30 May 2005

Surgeon General: Example

Dr. Richard Carmona, Surgeon General of the United States, was the Commencement Speaker at the Ponce School of Medicine's graduation ceremony this past Saturday. Speaking without notes, directly from the heart, Dr. Carmona was eloquent and forceful, a presence that elevated what was a dour and otherwise classless event into a memorable one.

Dr. Carmona is of Puerto Rican descent, his family origins tracing to Ponce and Cataño. Although raised in New York, his "abuelita"--the iron-willed matriarch of her 27 children--insisted in teaching him about his roots, ancestry and Latin American culture. This sense of identity, fostered from childhood as a necessity, gave Dr. Carmona a base from which to evaluate the world and its diversity.

A key point to understanding Dr. Carmona is that he is a high-school dropout--who became Surgeon General. In a path that can only be called "varied," Dr. Carmona was a Special Forces combat soldier, paramedic, registered nurse and deputy, amongst other things. With a level of persistence few could match, he willed himself from marginal to central, from dropout to Top Doctor, betting on himself despite the obstacles. He never took any of his circumstances as weaknesses, nor did he let the limitations of the thinking of those around him limit his own.

Dr. Carmona credits his "abuelita" for supporting him every step of his difficult way and for teaching him the true value of community. In a moment of sincere passion, Dr. Carmona asked the newest health practitioners "Who are you helping come up behind you?" and "What is your legacy going to be?"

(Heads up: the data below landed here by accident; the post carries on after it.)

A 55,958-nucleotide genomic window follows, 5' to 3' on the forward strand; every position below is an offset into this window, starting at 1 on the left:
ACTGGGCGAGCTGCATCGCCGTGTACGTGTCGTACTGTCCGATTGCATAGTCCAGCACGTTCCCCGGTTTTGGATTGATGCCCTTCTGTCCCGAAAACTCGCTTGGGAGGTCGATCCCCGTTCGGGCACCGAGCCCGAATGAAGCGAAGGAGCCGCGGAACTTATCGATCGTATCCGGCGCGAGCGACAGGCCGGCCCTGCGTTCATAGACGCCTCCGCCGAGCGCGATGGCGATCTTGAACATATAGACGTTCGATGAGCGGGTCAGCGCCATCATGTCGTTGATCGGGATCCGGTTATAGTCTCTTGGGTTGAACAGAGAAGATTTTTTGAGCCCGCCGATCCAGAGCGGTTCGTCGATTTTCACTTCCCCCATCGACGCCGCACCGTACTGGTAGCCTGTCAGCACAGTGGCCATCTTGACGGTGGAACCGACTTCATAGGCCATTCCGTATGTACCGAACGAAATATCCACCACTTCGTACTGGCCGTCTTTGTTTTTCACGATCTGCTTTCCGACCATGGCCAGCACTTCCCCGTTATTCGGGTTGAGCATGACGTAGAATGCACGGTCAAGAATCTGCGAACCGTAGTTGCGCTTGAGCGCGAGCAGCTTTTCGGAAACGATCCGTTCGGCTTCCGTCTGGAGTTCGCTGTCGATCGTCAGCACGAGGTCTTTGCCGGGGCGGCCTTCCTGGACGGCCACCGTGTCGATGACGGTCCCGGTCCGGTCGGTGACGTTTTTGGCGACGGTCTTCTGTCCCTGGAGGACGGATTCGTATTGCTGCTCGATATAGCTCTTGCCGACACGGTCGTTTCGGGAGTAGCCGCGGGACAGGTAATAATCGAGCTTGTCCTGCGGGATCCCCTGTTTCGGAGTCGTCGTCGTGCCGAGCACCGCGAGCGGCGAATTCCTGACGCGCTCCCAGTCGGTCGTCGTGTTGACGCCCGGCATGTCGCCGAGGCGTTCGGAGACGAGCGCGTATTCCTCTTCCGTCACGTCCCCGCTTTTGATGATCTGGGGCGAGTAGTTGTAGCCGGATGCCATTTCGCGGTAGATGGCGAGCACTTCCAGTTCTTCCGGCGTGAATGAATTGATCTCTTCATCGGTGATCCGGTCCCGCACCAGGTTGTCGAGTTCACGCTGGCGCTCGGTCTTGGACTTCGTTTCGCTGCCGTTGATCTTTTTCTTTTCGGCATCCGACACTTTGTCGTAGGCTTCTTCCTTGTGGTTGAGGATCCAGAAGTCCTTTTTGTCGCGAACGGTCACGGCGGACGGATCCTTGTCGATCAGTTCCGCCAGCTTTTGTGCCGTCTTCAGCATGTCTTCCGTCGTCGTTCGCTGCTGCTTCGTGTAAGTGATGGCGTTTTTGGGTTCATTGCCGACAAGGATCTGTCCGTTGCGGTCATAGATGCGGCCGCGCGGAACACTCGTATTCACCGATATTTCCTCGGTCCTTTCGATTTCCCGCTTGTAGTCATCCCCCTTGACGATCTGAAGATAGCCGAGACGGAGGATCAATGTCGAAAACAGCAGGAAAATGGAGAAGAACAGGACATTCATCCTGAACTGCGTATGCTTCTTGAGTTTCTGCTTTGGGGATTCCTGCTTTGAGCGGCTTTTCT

With simple words, Dr. Carmona told the graduates that they were sitting there because many, many people had helped them along the way, and that their success could only be extended by helping others make the same journey. And when the future left this day far in the past, he urged each and every one of them to make sure they had created a legacy far beyond personal success, one that encompassed the community, their nation and even the world.

Dr. Carmona spoke as Surgeon General to doctors and Public Health officials, but his words have meaning to all of Us. Who are We helping to come up behind us? What will be Our Legacy when Our time is up?

There have only been 17 Surgeon Generals in the history of the United States. Of those seventeen, only one dropped out of school. Dr. Carmona is one of Ours, a bright star of what Our Talent can produce. There are many others. It is time We brought them forth en masse.

The Jenius Has Spoken.

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